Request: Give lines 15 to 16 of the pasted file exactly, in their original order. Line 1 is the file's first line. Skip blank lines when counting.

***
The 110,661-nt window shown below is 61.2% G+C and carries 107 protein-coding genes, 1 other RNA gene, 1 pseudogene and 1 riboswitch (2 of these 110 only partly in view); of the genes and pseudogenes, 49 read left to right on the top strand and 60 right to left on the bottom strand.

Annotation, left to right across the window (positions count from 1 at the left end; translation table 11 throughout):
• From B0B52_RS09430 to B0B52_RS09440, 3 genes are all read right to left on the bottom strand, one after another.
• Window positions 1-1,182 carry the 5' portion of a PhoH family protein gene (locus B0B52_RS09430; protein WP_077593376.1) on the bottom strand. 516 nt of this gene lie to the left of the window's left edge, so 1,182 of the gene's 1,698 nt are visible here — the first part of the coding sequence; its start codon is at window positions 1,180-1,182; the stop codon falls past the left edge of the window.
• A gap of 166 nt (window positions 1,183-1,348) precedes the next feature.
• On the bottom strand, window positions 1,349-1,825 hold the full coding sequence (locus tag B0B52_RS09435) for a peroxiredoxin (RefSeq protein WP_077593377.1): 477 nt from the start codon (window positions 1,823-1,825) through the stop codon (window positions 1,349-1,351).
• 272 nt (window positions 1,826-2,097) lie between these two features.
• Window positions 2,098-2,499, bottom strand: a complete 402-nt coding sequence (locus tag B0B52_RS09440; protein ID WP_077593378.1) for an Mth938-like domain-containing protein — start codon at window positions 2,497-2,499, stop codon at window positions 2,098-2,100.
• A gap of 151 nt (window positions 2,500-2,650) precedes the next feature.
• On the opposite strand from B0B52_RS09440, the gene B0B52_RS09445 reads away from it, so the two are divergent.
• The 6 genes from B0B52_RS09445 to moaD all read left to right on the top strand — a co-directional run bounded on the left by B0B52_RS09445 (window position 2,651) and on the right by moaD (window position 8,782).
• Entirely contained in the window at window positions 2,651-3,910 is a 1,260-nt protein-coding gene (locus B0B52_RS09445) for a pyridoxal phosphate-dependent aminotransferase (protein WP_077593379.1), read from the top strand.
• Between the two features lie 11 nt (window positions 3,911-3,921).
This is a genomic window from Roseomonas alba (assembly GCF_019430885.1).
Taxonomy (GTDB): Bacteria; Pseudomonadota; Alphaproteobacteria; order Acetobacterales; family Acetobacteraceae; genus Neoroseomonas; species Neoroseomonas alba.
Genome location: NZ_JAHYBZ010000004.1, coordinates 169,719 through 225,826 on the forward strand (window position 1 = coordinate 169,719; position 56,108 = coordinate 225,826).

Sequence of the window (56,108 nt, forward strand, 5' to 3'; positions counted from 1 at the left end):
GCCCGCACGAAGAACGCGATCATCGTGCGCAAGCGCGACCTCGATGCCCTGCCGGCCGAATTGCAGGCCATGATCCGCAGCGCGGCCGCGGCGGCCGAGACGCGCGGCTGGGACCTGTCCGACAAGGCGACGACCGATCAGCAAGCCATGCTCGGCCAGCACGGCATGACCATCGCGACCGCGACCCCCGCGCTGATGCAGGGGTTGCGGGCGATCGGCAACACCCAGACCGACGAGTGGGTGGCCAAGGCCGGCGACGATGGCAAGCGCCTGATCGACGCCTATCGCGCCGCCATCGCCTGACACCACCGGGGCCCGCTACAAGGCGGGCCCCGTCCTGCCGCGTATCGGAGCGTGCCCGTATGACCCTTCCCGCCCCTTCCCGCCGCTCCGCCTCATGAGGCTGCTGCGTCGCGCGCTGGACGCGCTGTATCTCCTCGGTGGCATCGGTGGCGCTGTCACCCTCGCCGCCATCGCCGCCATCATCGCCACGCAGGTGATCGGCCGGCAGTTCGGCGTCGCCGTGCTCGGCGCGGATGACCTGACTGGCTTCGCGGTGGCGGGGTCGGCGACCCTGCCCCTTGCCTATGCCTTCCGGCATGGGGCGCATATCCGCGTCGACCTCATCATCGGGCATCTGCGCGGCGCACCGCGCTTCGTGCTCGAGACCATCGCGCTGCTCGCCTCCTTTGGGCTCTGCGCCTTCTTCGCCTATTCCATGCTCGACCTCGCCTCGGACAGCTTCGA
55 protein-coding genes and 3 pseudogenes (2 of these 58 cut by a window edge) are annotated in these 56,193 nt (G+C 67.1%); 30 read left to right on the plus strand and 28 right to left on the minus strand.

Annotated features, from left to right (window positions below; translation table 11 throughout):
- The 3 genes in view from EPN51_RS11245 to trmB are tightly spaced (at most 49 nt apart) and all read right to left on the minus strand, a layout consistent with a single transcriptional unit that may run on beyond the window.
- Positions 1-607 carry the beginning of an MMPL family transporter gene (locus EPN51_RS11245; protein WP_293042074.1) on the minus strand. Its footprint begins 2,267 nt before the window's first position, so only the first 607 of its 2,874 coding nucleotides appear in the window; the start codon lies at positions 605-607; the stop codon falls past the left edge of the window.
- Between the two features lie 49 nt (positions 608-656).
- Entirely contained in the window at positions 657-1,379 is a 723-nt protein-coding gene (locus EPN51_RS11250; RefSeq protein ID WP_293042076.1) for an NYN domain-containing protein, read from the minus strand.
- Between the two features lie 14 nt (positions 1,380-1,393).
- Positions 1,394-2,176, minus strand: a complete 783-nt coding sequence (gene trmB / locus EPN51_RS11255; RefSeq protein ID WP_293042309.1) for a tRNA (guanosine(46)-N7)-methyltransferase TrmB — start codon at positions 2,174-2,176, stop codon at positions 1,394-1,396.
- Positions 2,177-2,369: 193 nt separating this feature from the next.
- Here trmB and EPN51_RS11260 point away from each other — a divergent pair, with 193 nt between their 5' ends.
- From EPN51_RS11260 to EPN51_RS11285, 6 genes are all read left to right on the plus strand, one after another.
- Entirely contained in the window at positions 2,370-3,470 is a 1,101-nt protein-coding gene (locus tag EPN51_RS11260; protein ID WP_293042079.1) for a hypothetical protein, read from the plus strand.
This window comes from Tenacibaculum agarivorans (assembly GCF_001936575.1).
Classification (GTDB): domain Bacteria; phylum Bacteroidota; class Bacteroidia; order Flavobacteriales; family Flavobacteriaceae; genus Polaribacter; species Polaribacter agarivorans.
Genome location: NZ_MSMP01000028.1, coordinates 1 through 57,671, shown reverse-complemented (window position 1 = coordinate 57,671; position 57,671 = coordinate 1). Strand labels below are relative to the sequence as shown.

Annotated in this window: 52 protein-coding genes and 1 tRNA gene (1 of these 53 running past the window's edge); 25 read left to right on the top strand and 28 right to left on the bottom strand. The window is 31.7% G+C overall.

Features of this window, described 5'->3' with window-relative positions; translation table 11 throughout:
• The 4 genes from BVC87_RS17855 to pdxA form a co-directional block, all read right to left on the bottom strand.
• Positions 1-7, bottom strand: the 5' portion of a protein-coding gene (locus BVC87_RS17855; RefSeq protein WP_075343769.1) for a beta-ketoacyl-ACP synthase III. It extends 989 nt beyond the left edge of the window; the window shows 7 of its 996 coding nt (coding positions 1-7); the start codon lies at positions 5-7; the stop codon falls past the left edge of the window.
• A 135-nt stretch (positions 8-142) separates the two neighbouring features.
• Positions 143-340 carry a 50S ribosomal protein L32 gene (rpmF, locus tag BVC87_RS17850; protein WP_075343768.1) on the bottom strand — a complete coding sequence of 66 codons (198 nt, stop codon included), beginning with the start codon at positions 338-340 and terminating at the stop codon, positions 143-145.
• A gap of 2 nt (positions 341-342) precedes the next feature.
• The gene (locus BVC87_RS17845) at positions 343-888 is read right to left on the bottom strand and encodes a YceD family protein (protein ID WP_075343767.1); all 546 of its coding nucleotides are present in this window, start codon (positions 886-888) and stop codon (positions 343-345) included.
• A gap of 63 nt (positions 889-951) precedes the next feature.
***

Taxonomy (GTDB): Bacteria; Pseudomonadota; Alphaproteobacteria; order Acetobacterales; family Acetobacteraceae; genus Neoroseomonas; species Neoroseomonas alba.
Genome location: NZ_JAHYBZ010000004.1, coordinates 169,719 through 225,826 on the forward strand (window position 1 = coordinate 169,719; position 56,108 = coordinate 225,826).